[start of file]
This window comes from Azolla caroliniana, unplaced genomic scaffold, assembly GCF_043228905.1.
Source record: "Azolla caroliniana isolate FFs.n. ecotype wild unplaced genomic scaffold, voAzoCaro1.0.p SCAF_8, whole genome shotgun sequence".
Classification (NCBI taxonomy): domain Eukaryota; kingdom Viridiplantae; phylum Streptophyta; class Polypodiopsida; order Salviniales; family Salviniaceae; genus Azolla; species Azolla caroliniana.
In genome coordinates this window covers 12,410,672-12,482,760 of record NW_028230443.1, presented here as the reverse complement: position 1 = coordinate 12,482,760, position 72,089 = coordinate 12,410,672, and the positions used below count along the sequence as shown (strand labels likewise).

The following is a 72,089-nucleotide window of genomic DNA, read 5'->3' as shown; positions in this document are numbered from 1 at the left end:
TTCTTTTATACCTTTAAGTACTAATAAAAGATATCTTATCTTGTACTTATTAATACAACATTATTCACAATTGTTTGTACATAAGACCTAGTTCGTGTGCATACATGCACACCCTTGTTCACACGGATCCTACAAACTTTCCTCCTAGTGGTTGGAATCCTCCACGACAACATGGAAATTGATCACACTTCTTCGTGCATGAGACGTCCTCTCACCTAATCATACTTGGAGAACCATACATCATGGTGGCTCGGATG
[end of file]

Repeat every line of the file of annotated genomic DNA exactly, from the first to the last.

This window comes from Azolla caroliniana, unplaced genomic scaffold, assembly GCF_043228905.1.
Source record: "Azolla caroliniana isolate FFs.n. ecotype wild unplaced genomic scaffold, voAzoCaro1.0.p SCAF_8, whole genome shotgun sequence".
Classification (NCBI taxonomy): domain Eukaryota; kingdom Viridiplantae; phylum Streptophyta; class Polypodiopsida; order Salviniales; family Salviniaceae; genus Azolla; species Azolla caroliniana.
In genome coordinates this window covers 12,410,672-12,482,760 of record NW_028230443.1, presented here as the reverse complement: position 1 = coordinate 12,482,760, position 72,089 = coordinate 12,410,672, and the positions used below count along the sequence as shown (strand labels likewise).

The following is a 72,089-nucleotide window of genomic DNA, read 5'->3' as shown; positions in this document are numbered from 1 at the left end:
TTCTTTTATACCTTTAAGTACTAATAAAAGATATCTTATCTTGTACTTATTAATACAACATTATTCACAATTGTTTGTACATAAGACCTAGTTCGTGTGCATACATGCACACCCTTGTTCACACGGATCCTACAAACTTTCCTCCTAGTGGTTGGAATCCTCCACGACAACATGGAAATTGATCACACTTCTTCGTGCATGAGACGTCCTCTCACCTAATCATACTTGGAGAACCATACATCATGGTGGCTCGGATG